Conservation at Hever Castle

October 06 2023 | Castle

Hever Castle’s curatorial team work closely with specialists in conservation to ensure the precious collections in the Castle are preserved for future generations.

General cleaning of the Castle is done all year round, but in January when the Castle is closed to the public, mass conservation works are completed to ensure the artefacts in the Castle retain their splendour. The team work through every room in the Castle; from the large fireplaces to small jars, nothing is left out.

Preservation of the illustrated Books of Hours signed by Anne Boleyn is extremely important with the books stored behind glass, the pages regularly carefully turned to reduce fading, light levels kept low by having UV blinds in place and humidity levels checked regularly.

The portraits in the Castle are reviewed by an independent expert every three years (unless anything has been spotted in the meantime) with recommendations for priority work.

Anne of Cleves

The collection at Hever Castle is vast, and also a broad spectrum of genres and mediums, so much time is spent researching pieces and updating the collection management system or imputing a condition reports.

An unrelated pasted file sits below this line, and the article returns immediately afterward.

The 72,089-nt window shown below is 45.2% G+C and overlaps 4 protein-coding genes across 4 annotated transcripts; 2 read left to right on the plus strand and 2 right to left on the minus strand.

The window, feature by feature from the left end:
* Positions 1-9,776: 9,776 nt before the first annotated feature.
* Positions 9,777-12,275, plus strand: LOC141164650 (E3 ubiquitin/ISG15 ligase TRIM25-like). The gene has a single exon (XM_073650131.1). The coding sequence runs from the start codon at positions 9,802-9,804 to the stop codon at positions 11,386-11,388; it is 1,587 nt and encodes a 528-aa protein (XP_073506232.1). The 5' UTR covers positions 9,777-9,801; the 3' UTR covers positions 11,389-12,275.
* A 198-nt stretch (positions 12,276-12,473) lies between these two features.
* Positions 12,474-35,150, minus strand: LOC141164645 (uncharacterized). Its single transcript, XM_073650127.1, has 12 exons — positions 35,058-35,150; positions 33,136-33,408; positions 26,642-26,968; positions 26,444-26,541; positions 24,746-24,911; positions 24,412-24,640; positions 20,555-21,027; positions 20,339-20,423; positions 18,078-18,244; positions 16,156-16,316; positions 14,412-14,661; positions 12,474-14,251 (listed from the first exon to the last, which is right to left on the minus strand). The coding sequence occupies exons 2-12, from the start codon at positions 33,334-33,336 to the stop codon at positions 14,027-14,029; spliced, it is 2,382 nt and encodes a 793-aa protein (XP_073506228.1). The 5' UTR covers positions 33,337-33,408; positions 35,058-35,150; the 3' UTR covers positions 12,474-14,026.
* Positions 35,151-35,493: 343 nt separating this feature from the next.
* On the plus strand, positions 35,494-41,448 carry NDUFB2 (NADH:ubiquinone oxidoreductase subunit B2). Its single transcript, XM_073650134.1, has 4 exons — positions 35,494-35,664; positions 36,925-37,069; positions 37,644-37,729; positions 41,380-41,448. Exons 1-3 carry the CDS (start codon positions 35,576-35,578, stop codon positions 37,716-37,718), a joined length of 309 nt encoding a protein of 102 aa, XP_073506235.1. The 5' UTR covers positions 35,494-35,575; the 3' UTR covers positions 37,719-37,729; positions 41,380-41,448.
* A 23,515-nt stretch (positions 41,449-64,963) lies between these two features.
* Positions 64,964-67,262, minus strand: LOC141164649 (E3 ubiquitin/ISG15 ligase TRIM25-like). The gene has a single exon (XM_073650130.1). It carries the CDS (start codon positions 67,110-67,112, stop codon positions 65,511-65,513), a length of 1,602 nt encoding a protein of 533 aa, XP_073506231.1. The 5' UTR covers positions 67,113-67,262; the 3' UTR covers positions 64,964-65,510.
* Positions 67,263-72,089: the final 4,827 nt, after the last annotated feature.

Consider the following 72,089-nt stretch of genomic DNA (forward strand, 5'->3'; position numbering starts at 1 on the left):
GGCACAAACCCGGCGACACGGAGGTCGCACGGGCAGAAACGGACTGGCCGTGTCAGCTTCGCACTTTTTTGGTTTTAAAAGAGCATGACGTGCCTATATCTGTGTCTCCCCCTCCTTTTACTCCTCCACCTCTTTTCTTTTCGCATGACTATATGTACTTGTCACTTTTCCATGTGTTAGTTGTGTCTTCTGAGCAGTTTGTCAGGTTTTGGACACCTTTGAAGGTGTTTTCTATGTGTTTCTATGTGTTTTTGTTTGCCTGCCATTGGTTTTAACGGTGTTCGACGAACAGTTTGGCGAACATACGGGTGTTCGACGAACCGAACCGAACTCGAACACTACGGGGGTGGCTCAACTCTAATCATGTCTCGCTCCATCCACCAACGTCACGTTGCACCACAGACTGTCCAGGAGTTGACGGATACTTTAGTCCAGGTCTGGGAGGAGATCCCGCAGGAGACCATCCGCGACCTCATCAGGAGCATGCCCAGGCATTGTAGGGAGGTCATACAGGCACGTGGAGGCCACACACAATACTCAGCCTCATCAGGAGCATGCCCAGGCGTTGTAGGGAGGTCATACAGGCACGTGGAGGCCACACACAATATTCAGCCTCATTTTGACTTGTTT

Recent conservation projects have included:

Conservation of ‘The Yule Log’ Painting
The conservation of ‘The Yule Log’ painting which depicts numerous figures involved in the festive decoration of the Great Hall at Hever Castle.

The painting had been damaged, with scratches as well as an area of paint loss near the bottom of the canvas that needed retouching. The work was undertaken by Paintings Conservator, Francis Downing.
The painting was examined at Hever Castle and at the Studio. Internal, portable LED, and Ultra-violet lighting were used to aid inspection along with chemical testing of the surface coatings.

Conservation work involved immediate consolidation with a stable adhesive, around the areas of loss. This was followed by removal of surface dirt and discoloured varnish on the painting.

The old lining canvas and old organic glue paste adhesive were removed. The painting was then impregnated with a stable conservation adhesive in order to consolidate the paint and ground layers. This work was followed by adhering a new canvas to the reverse of the painting under gentle vacuum pressure and heat. The areas of loss were filled and retouched as necessary.

Finally the painting was re-varnished with a non-yellowing synthetic resin for future protection.
The frame was cleaned, before the painting was re-fitted with non-reflective UV protective glazing and a ‘Tyvek’ backing.

Thanks to Francis, the painting is now back on display in the Great Hall.